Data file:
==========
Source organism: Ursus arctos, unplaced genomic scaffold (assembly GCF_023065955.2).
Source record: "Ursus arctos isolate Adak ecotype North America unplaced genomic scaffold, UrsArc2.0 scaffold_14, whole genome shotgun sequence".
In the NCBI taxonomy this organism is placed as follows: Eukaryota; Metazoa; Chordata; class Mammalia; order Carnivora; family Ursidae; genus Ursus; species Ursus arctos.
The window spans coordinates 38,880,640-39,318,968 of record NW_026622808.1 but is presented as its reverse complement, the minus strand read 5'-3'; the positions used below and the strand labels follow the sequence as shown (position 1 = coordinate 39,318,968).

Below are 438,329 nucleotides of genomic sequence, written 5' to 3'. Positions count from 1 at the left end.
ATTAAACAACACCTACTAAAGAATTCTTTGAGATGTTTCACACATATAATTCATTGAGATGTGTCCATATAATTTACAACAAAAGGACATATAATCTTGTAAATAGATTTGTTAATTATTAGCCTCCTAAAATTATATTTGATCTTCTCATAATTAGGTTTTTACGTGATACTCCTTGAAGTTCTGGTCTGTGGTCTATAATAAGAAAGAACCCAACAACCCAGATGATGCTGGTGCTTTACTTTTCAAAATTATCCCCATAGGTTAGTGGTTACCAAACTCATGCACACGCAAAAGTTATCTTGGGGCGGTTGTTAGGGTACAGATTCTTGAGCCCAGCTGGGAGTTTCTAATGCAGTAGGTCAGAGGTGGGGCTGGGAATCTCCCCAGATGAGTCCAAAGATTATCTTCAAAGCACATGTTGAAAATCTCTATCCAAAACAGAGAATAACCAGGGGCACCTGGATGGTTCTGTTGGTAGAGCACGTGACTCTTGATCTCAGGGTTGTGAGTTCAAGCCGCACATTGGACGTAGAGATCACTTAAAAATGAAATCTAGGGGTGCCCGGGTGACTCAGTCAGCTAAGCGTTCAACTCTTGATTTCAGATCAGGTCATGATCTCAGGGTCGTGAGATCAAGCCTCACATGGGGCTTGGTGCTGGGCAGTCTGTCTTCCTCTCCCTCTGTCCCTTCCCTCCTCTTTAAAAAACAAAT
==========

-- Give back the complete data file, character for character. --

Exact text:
Source organism: Ursus arctos, unplaced genomic scaffold (assembly GCF_023065955.2).
Source record: "Ursus arctos isolate Adak ecotype North America unplaced genomic scaffold, UrsArc2.0 scaffold_14, whole genome shotgun sequence".
In the NCBI taxonomy this organism is placed as follows: Eukaryota; Metazoa; Chordata; class Mammalia; order Carnivora; family Ursidae; genus Ursus; species Ursus arctos.
The window spans coordinates 38,880,640-39,318,968 of record NW_026622808.1 but is presented as its reverse complement, the minus strand read 5'-3'; the positions used below and the strand labels follow the sequence as shown (position 1 = coordinate 39,318,968).

Below are 438,329 nucleotides of genomic sequence, written 5' to 3'. Positions count from 1 at the left end.
ATTAAACAACACCTACTAAAGAATTCTTTGAGATGTTTCACACATATAATTCATTGAGATGTGTCCATATAATTTACAACAAAAGGACATATAATCTTGTAAATAGATTTGTTAATTATTAGCCTCCTAAAATTATATTTGATCTTCTCATAATTAGGTTTTTACGTGATACTCCTTGAAGTTCTGGTCTGTGGTCTATAATAAGAAAGAACCCAACAACCCAGATGATGCTGGTGCTTTACTTTTCAAAATTATCCCCATAGGTTAGTGGTTACCAAACTCATGCACACGCAAAAGTTATCTTGGGGCGGTTGTTAGGGTACAGATTCTTGAGCCCAGCTGGGAGTTTCTAATGCAGTAGGTCAGAGGTGGGGCTGGGAATCTCCCCAGATGAGTCCAAAGATTATCTTCAAAGCACATGTTGAAAATCTCTATCCAAAACAGAGAATAACCAGGGGCACCTGGATGGTTCTGTTGGTAGAGCACGTGACTCTTGATCTCAGGGTTGTGAGTTCAAGCCGCACATTGGACGTAGAGATCACTTAAAAATGAAATCTAGGGGTGCCCGGGTGACTCAGTCAGCTAAGCGTTCAACTCTTGATTTCAGATCAGGTCATGATCTCAGGGTCGTGAGATCAAGCCTCACATGGGGCTTGGTGCTGGGCAGTCTGTCTTCCTCTCCCTCTGTCCCTTCCCTCCTCTTTAAAAAACAAAT